> 3. I do not know, what the policy is, here, but I would prefer to
> maintain the PKGBUILD myself, if it gets included in [community]. At
> least, I would have expected to be integrated in the discussion a
> little more. I did the work on it since beginning of 2012 and run it
> on several machines since then. I think, a message like "I will adopt your
> package in [community]" is a little rude. The gradm package was
> already deleted from the AUR. On the linux-pax-flags AUR package,
> Daniel commented that I would have to change it to work according to
> his plans.
I'm aware that you've spent a long time maintaining the package, and I'm
thankful for the hard work you've put into it. However, I have a
different view on how the packaging should be done. I want switching
from the linux package to linux-grsec to be a painless experience
without any breakage. After booting into a working grsecurity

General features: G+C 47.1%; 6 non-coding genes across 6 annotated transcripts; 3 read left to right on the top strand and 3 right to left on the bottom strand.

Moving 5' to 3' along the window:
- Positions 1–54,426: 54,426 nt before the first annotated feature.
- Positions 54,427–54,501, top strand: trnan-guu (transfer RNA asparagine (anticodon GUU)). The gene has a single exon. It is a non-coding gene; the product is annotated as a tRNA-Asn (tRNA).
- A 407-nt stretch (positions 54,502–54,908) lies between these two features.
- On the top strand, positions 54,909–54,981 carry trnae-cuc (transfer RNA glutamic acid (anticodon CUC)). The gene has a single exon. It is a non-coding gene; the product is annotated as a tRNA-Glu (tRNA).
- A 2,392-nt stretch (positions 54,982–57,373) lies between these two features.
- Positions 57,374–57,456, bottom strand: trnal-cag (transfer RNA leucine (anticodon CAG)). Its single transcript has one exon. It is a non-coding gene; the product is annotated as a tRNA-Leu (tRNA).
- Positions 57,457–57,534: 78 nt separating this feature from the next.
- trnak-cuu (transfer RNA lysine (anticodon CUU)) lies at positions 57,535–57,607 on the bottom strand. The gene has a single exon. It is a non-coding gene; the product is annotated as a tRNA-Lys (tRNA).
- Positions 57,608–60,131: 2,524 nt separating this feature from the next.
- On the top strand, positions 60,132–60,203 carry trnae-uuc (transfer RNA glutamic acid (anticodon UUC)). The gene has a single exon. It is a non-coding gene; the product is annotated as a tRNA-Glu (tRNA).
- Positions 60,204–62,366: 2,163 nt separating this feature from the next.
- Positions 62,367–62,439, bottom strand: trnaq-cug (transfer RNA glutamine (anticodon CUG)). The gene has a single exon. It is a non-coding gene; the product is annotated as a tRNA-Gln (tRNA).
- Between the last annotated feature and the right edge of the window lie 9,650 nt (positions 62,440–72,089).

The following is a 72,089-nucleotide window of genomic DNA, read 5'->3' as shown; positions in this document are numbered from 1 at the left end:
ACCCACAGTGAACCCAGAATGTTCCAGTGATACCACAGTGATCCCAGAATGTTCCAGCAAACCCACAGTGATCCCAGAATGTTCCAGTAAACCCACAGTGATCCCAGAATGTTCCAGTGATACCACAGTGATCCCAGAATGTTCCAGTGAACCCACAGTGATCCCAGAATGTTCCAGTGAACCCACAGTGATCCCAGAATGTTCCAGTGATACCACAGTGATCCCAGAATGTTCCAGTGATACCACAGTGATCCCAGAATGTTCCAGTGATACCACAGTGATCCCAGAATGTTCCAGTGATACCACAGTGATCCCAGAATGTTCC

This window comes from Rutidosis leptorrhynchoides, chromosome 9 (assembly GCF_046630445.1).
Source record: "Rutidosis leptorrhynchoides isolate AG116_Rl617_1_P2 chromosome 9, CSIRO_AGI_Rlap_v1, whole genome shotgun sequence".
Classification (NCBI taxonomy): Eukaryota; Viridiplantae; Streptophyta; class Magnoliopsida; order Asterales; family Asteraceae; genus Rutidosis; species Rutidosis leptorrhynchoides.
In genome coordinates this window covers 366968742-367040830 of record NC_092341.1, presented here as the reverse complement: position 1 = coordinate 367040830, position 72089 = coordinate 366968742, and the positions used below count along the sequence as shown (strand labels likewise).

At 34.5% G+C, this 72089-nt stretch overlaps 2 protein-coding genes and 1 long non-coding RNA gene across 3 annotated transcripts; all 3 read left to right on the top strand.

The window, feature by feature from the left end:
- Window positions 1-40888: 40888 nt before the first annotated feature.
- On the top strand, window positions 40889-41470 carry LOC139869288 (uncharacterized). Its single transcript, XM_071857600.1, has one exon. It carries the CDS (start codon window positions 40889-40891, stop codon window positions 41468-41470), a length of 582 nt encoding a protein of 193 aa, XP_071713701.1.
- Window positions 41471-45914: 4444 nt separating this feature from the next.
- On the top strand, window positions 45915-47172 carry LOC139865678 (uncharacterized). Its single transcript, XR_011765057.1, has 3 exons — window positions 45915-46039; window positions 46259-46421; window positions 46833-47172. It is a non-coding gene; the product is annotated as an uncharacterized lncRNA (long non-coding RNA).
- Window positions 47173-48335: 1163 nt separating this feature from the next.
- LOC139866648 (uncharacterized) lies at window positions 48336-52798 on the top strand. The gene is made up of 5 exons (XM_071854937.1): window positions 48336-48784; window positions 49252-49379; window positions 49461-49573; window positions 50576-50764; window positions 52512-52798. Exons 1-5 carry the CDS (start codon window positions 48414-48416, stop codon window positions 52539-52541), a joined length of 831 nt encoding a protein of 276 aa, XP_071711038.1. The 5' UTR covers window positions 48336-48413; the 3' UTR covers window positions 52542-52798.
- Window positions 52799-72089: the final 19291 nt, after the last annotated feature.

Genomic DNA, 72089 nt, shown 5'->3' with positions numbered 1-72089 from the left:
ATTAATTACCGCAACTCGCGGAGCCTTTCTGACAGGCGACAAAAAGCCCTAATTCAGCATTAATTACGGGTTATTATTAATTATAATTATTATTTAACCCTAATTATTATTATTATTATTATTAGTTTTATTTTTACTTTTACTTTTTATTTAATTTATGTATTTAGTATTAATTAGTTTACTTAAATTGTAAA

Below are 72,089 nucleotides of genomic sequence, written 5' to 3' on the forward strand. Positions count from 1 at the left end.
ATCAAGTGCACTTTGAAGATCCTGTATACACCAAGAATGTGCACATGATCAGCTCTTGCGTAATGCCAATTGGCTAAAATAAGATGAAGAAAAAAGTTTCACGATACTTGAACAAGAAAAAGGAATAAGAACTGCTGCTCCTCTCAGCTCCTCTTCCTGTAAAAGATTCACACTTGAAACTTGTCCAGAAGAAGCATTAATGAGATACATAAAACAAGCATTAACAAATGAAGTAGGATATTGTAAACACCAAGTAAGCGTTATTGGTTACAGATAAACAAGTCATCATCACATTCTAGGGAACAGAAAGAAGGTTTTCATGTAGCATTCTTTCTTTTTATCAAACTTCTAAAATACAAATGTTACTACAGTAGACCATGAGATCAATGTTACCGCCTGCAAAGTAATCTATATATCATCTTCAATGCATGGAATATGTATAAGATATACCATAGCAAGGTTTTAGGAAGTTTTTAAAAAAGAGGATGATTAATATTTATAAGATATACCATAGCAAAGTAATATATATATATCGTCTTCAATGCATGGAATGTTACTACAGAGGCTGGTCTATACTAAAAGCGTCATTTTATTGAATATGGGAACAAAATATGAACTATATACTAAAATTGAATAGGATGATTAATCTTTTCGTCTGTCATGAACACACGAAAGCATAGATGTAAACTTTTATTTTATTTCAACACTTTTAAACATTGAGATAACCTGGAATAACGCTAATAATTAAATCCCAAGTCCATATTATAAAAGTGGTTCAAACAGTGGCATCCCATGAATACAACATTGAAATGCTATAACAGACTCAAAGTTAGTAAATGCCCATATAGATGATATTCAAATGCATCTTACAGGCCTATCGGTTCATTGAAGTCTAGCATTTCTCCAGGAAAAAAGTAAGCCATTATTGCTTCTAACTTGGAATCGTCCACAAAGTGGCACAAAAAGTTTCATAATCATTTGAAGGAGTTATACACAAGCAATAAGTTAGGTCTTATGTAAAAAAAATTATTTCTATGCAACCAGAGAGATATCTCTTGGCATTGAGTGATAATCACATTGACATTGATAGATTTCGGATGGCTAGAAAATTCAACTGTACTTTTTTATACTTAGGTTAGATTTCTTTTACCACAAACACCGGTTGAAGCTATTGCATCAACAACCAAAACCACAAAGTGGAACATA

environment, users can tighten up the sysctl knobs to their liking and
begin setting grsec_lock=1 if they desire.
At the moment, booting into the grsecurity kernel starts off users in an
environment where many things like containers, profiling (perf), network
bandwidth displays, etc. no longer work. I realize that starting from
everything forbidden and building a whitelist is a nice ideal, but
booting into an install where the web browser can't be started and many
of your services fail to start is enough to drive most users away from
> I want to mention another step, that would be necessary for a decent
> integration of grsecurity and full ASLR: The activation of PIE/PIC.
> This has been discussed a little on the Arch Linux BBS . Allan
> stated that "If there is a good way to add it for x86_64, it will be
> considered." Maybe it is possible to come up with a good way.
There are a important few packages already using PIE like Chromium and
OpenSSH, although this is likely because the projects are
security-focused and set this in their build system.
> Best regards,
>  https://aur.archlinux.org/packages/linux-grsec
>  https://github.com/nning/linux-pax-flags
>  https://arsch.orgizm.net
>  https://bbs.archlinux.org/viewtopic.php?id=172955